The Minister of Finance had also developed the penchant for deliberately avoiding NEC’s crucial meetings, which many saw as a ploy to keep the governors in the dark. And when she is not around, no one gets any information, as if she was running a one-man show.
Coming to the specifics, it is interesting to note that by December 2012 the ECA had a balance of over $10 billion. This has been depleted to $2.07 billion by May 2015, according to the Finance Minister. Between January 2013 and May 2015, not more than $4 billion was shared from the ECA. Indeed, the last time any money was shared from the ECA was in May 2013.
For six clear months in 2013, NEC did not meet, an act many believed was contrived to conceal information on the operations of the ECA. When eventually NEC met after those six months, the Minister of Finance reported that the ECA had dropped to $4 billion. This prompted me to ask a very pertinent question: if the closing balance of the ECA as at December 2012 was over $10 billion and that for three years running Nigeria’s budget have been based on the average of between $77 and $79 benchmark while the average price of Nigeria’s crude has been $108 per barrel, suggesting an average of about $30 per barrel, how come that there was no accretion to the ECA? Indeed, based on a rough estimate, we should be expecting not less than $30 billion accretion based on the official oil exports of 2.3 million barrels per day. The question, which Dr. Okonjo-Iweala should answer, therefore, is why did Nigeria not make any savings during the unprecedented boom years from 2011 to August 2014?
The explanation offered by the Minister of Finance, which was as usual oral, and of course, far from satisfactory, was hinged on three factors, namely: (a) because of oil theft not much accrued to the ECA; (b) part of ECA was also used to fund petroleum subsidy and SURE-P; and (c) part of the ECA was also shared to the three tiers of government at the request of the state governments. Her claims in my view are untenable, fraudulent, illegal, unconstitutional and clear breach of extant financial regulations.
In the first place, ECA is not an exclusive preserve of the Federal Government. It belongs to all the tiers of government: federal, state and local governments. Moreover, the Minister of Finance has no power whatsoever to spend monies without the express consent and approval of the State Governments. Until questions were asked as to the status of the ECA, no State Government was put in the picture about the fact that money was taken from the ECA, why it was; and for what purpose.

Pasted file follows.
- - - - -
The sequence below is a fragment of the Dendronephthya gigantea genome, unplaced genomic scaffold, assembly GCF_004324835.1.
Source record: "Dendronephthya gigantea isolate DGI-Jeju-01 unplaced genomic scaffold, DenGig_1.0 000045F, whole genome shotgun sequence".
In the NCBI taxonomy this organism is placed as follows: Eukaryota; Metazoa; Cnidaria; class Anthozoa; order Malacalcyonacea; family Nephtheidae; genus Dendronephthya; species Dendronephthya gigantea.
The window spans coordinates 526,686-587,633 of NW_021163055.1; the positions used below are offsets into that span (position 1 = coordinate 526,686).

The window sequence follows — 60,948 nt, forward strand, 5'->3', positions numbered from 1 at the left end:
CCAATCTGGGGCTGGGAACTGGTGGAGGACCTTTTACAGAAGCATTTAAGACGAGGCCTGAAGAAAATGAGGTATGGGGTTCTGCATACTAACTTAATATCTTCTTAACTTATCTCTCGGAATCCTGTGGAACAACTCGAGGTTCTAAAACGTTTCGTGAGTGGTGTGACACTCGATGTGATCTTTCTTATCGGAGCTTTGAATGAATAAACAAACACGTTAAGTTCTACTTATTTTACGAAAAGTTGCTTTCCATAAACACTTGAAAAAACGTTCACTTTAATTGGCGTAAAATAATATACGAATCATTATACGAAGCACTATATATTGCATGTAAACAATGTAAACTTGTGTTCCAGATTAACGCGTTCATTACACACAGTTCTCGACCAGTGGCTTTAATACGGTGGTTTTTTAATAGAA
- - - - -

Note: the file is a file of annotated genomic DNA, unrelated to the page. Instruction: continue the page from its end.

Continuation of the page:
It is also a fact known to all that under the 1999 Constitution (as amended), only the National Assembly (NASS) has the power to appropriate monies for subsidy. Similarly, nobody spends money that is not appropriated or in excess of what was appropriated without recourse to NASS. And with regards to funding subsidies and SURE-P from ECA, there was no indication anywhere that NASS authorized the use of ECA for that purpose. The amount in question is also evidently far in excess of what the country can consume of petroleum products, even if every Nigerian is a consumer of petroleum products. In this regard, therefore, the Minister of Finance has a lot of explanation to make; particularly in the manner she knowingly enriched oil marketers and condoned abuse of due process in the operations of ECA.
Regarding the funding of SURE-P, the understanding from the outset was that SURE-P would be funded from the difference between new and old price of petroleum products, after the partial removal of the subsidies in 2012. Why the Minister should fund SURE-P from the ECA is inexplicable, because it is a complete violation of the law and due process. In this regard, it is necessary that Dr. Okonjo-Iweala makes available to the nation SURE-P’s financial statements, indicating clearly the sources and uses of funds.
The Minister of Finance also made allusion to the sharing of the ECA as requested by the State Governments. This is obviously one-sided and being economical with the truth. What Nigerians are asking is not what was shared but the whole story about the operations of the ECA itself. At any rate, considering that not more than $4 billion was shared, this is not adequate to explain how the country went from $22 billion at the end of 2007 to the current paltry $2.07 billion balance in the ECA in 2015, bearing in mind, the oil boom period from 2011 to 2014. For the sake of transparency and accountability Dr. Okonjo-Iweala has a duty to herself, to the nation and the international community to account for what transpired in the ECA by giving full disclosure of how much accrued to ECA on a month-by-month basis and the subsequent outflows.
On the question of oil theft, I can proudly say I was among those whose probing questions compelled NEC to set up a Committee to investigate the problem of crude oil theft. It became quite apparent in our interaction with security agencies that crude oil theft has indeed, become official. Some of the military officers confessed that whenever they apprehend oil thieves on the high sea, a telephone call from above would compromise all their efforts. When we suggested that any ship caught in the act be immediately destroyed, we were told that that would pollute the waters. Hence, till date not a single person was caught or prosecuted on account of this heinous crime against the nation.